About a month ago, the magnetic switch on my Griz 1023SL gave out. The
result was the inability to shut the saw off and relay didn't kick out for a
full 30 seconds after I shut the power off at the breaker. Grizzly was very
decent about and allowed me to swap it out for a new one even though I was
three weeks out of warranty.
My question is a result of my suspicion that the replacement will go out in
time too. When (if) that happens again, I'd like to swap it out for a
standard on/off switch. Since it appears to be next to impossible to bypass
the relay on the current one, I'd be looking at a different switch. The saw
draws 18 amps at 220 which is a horse - my question is the degree of switch
I'd need for a replacement. I see that the 220v contractor saw that Griz
sells is non-magnetic and is rated at 15 amp - would this suffice or if
there is something else I should do, I'm open to ideas. Hopefully, nothing
will be necessary but I tend to try and solve problems before they even
arise. Sure results in allot of potential problem solving?
You Americans scare me...
If your magnetic switch (whatever sort) failed, then get a decent one.
It's no reason to discard _all_ magnetic switches, along with their
no-volt benefits and the ability to easily add remote e-stop buttons.
I didn't ask you whether I should or not, my question surrounded the size
that would be necessary. BTW - there are many 15 amp products that don't
use magnetic switches. While I'm hoping I don't have any more issues, I'm
gathering info in case I encounter a 2nd failure. As to finding a "good
one" - fine, but I'm not sure they are all they are cracked up to be. What
does it give me? - the ability to not come back on in the event of a power
failure. A last note - I'm sorry we Americans scare you, but next time you
look up at the moon, picture the stars and stripes that are on the surface -
alone. Not bad for country slightly over 200 years old.
I know you didn't ask, but in the interest of protecting someone who
reads this thread and decides to do the same thing you are contemplating:
You should not bypass the mag starter. If you will look at where the
motor wires hook up at the bottom of the contactor you will notice a
little wheel that has numbers such as 10-20 or something like that.
This is set to a little over the FLA of the motor so when you overload
the motor, the heaters (overloads) will shut off the motor, thereby
saving you about $300.00 from not having to buy a new motor (yours just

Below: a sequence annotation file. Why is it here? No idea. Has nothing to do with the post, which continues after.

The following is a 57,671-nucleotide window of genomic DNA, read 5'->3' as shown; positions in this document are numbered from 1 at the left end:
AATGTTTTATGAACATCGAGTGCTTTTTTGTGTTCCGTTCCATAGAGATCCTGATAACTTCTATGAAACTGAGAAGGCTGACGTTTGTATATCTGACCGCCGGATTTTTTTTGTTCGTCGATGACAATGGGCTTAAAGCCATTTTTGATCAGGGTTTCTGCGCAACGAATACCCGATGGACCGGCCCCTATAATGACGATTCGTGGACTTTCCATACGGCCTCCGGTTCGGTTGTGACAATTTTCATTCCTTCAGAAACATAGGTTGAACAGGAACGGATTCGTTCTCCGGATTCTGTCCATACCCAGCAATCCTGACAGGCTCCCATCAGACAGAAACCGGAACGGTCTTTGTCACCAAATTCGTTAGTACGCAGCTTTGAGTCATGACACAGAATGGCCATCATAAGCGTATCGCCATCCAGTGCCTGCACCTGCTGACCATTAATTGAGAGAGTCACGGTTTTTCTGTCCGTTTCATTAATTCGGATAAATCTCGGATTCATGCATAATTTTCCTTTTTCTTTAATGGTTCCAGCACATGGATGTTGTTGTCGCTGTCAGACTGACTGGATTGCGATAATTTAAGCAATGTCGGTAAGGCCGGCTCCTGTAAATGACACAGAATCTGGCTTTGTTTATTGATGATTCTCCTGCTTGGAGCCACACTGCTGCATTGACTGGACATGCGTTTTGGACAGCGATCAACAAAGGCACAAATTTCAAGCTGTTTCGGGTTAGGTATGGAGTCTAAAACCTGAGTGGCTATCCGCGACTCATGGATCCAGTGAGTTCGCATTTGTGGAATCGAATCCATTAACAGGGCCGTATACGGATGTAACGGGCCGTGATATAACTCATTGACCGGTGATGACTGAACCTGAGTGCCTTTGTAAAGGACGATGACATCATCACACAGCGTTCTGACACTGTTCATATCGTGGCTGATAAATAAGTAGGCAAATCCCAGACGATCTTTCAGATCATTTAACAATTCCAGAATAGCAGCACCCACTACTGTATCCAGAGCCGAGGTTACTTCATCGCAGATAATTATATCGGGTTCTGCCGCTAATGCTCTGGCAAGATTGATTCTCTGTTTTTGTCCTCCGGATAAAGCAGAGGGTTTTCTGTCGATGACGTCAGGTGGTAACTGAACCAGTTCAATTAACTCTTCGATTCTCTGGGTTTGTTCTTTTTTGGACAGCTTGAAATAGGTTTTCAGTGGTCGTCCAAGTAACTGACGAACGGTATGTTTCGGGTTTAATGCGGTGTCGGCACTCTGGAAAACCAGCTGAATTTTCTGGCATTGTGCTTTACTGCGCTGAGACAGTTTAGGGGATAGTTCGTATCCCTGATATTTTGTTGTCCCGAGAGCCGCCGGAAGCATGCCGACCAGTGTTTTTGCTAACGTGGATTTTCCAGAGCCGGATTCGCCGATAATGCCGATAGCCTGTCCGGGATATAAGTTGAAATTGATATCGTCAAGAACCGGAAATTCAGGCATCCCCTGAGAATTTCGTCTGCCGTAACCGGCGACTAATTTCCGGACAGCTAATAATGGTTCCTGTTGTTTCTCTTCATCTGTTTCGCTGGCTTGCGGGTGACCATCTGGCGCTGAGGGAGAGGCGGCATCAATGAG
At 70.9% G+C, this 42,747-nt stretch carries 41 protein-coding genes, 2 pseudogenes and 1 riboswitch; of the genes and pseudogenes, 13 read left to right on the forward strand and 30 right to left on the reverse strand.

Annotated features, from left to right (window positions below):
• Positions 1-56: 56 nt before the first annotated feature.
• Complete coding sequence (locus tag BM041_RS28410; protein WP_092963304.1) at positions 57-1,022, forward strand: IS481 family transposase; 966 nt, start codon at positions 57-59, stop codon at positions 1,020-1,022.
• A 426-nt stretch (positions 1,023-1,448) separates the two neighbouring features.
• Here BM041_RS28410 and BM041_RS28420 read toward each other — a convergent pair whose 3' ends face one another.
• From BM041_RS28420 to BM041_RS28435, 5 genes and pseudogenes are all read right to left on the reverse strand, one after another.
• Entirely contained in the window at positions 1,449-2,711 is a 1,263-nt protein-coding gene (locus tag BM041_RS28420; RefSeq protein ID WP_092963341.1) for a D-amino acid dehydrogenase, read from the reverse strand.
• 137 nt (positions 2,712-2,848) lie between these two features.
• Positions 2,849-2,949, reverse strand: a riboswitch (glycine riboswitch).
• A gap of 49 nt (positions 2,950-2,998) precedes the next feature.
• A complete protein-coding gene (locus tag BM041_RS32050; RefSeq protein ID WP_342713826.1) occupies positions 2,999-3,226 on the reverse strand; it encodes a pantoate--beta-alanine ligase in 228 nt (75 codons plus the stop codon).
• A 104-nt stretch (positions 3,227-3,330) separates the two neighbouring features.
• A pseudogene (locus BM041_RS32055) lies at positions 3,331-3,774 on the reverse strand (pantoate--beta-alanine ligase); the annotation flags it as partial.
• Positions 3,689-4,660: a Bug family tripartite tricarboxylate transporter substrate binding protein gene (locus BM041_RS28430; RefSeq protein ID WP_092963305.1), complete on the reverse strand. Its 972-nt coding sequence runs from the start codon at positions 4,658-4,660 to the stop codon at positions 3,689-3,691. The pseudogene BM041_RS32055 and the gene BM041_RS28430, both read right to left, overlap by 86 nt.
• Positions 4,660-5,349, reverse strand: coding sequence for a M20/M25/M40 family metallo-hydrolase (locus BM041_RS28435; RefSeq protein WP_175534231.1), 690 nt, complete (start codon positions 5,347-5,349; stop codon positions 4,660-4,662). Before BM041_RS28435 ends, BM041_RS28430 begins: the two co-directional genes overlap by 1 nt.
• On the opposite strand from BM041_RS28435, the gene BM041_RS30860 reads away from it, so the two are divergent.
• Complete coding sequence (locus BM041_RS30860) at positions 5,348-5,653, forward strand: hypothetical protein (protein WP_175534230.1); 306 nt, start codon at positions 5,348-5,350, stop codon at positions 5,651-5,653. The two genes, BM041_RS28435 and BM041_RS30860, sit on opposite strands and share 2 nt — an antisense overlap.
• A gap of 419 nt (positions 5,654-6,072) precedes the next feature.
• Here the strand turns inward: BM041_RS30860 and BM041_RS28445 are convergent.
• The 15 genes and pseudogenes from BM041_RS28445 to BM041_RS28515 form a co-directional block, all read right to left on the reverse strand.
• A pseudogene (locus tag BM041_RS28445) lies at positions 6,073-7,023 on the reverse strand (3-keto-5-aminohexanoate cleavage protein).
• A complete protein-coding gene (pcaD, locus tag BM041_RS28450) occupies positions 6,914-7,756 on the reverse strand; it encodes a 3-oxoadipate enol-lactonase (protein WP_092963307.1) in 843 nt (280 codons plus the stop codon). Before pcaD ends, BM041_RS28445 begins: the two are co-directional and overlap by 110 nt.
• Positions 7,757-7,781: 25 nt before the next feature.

went up in smoke without an overload). If you put in a regular switch,
even if it is motor rated, and do not have a motor with overload
protection (usually a little red popout button on the side)and the
Grizzly does not, then you are asking for trouble, a burned up motor at
best, a fire in your saw at worst. And no, your breakers will not
protect your motor.
But do what you want, it's your money.........and saw..........and
D. J. Dorn wrote:
That is a very good explanantion and I thank you for the time. It makes
much more sense now and I've learned something. If this one goes, I'll
simply replace it or try and get a high quality relay for it.
Good to hear. I have had mag starters that are still going after 22
years. The Grizzly ones are actually pretty good, I have about 15 of
them in my shop and none have gone bad, you probably just got a bad one.
I forgot to add, the starters are actually two parts, the contactor and
the overload, and they can be replaced individually. The post about
being able to put on/off switches anywhere is a good one, I am in the
process of putting control stations (on/off switchs) in 5 places in my
shop for the DC system, and I just have to extend the three wires from
the control circuit to anywhere in my shop.
D. J. Dorn wrote:
The joker who built the magnetic switch on my used table saw used a relay
rated for 1.5hp on a 2hp motor. It eventually fused. (he used two poles of
a 4 pole relay, as if that would help)
I replaced it with one rated to 3hp for $30; has worked fine since.
So, if Grizzly is using crappy relays I expect you can replace it.
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